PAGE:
3. To say nothing about the fear when some member of the family usually got off to get some chai, water or stretching their legs….. however the hygiene these days is abysmal, so many stories of rats biting passengers even in first ac makes one wonder….in addition to the obsession with air travel ofcourse


    1. Beg to differ Preeti. when did you last travel by train? I go regularly by Shatabdi and till Baroda there are 4 rounds of housekeeping staff from Borivali to Baroda with widely emblazoned T shirts ” No Tips Please”. Toilets have water jets and even toilet paper in stock.
      Indian Railways is THE largest rail network in the world with THE largest employee strength. This can be improved of course. But the change since I was a kid is remarkable.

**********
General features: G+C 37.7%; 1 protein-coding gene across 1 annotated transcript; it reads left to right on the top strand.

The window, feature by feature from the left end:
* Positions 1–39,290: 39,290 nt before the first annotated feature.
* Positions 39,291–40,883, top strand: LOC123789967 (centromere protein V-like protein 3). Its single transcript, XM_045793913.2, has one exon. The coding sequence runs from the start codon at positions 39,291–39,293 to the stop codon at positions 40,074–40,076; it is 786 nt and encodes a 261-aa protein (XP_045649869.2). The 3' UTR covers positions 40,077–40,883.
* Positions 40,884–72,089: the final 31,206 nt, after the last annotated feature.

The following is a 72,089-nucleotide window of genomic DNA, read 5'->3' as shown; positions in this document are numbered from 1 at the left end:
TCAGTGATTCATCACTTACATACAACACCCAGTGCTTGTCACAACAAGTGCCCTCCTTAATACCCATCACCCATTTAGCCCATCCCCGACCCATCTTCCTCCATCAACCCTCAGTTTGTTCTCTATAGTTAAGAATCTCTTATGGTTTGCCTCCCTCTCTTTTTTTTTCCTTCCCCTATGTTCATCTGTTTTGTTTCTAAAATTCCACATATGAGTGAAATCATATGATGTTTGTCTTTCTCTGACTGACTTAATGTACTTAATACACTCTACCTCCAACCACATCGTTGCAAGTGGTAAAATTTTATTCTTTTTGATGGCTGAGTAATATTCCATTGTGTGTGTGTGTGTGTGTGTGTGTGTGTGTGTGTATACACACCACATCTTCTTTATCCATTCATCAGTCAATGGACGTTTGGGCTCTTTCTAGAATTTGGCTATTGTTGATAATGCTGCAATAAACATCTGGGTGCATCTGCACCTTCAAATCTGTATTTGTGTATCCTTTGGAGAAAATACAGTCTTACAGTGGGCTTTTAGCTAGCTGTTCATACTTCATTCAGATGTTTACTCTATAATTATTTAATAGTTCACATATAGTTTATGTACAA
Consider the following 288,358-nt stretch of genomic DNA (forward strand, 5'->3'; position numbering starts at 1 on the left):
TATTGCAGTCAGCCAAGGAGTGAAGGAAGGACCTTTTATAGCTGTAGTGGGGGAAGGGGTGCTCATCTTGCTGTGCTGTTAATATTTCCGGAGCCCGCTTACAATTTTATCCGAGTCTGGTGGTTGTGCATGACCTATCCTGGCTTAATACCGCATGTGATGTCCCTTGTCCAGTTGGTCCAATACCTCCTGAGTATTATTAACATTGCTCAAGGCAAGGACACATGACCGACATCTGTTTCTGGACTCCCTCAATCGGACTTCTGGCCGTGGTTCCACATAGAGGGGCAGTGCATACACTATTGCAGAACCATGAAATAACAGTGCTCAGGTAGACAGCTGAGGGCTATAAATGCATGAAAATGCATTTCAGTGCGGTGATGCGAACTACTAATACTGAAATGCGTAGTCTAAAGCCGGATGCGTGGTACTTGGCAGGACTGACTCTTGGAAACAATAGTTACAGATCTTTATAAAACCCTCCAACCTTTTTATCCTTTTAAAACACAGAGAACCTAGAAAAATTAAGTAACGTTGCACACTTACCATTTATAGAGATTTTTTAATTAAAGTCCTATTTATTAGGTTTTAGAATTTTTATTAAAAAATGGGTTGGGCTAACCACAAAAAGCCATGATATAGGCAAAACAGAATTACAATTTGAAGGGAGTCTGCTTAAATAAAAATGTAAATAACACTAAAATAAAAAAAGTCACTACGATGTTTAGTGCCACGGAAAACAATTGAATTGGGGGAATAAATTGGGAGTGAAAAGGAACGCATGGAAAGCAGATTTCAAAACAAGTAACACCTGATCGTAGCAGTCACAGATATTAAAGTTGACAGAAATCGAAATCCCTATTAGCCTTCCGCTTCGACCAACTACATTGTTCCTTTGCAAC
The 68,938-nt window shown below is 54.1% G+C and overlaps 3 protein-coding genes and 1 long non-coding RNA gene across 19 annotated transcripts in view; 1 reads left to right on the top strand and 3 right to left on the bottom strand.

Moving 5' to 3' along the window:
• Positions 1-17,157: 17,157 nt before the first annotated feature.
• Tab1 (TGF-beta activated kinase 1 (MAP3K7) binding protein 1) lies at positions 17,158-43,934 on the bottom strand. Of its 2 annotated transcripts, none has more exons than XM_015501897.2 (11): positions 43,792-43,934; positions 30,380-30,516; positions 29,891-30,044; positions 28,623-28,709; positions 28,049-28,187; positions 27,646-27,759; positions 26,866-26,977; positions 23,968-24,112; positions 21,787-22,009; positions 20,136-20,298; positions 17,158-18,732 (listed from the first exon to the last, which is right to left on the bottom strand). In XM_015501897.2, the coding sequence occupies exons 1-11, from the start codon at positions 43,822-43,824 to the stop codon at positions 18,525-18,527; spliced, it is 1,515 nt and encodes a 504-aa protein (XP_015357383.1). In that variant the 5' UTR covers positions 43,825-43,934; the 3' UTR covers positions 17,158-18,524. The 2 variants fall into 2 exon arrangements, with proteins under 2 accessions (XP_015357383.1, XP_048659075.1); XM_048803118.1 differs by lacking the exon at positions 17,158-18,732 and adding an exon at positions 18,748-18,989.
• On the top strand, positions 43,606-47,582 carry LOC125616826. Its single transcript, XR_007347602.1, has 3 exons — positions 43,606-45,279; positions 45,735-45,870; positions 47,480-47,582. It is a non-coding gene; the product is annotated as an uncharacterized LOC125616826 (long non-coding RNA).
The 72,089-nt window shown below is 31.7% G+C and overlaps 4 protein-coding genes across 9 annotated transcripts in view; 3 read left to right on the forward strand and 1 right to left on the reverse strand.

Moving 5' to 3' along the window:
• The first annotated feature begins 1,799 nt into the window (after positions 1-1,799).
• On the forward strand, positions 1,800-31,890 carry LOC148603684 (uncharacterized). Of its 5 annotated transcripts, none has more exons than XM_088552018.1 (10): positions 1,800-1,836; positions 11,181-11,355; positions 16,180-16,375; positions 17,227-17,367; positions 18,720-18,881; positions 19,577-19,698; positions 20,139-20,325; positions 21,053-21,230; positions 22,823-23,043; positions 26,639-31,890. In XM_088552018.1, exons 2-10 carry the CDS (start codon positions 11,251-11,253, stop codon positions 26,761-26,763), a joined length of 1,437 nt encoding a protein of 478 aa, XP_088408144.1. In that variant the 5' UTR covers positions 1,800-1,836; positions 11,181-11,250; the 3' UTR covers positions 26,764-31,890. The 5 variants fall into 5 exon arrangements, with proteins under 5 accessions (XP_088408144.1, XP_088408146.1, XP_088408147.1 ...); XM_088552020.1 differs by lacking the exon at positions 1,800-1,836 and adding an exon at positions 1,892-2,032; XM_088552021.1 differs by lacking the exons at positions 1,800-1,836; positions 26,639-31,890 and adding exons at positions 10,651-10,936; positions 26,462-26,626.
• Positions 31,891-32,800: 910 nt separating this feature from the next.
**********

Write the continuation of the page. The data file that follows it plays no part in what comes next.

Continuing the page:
4. Wow…I could relate to it so much…I still enjoy my train journeys…and look forward to them…superb!
    Could almost see myself propped up on upper berth travelling second class from Kharagpur to Mumbai 🙂


  5. Loved the article. So true I think to escape the perceived the inconvenience and discomfort, we prefer air over train. But we are missing the real adventure, fun and charm. Thanks for sharing.


    1. Hi Puja So true. For the sake on convenience we miss out on the rich flavours and essences of life. But we need to keep that link alive for ourselves and our children Vinita always believes in travelling by local trains and BEST buses still . And insists that Rashmi must also not lose touch with that alternate reality. It is a great slice of real life and we should be able to enjoy both sides/slides of the world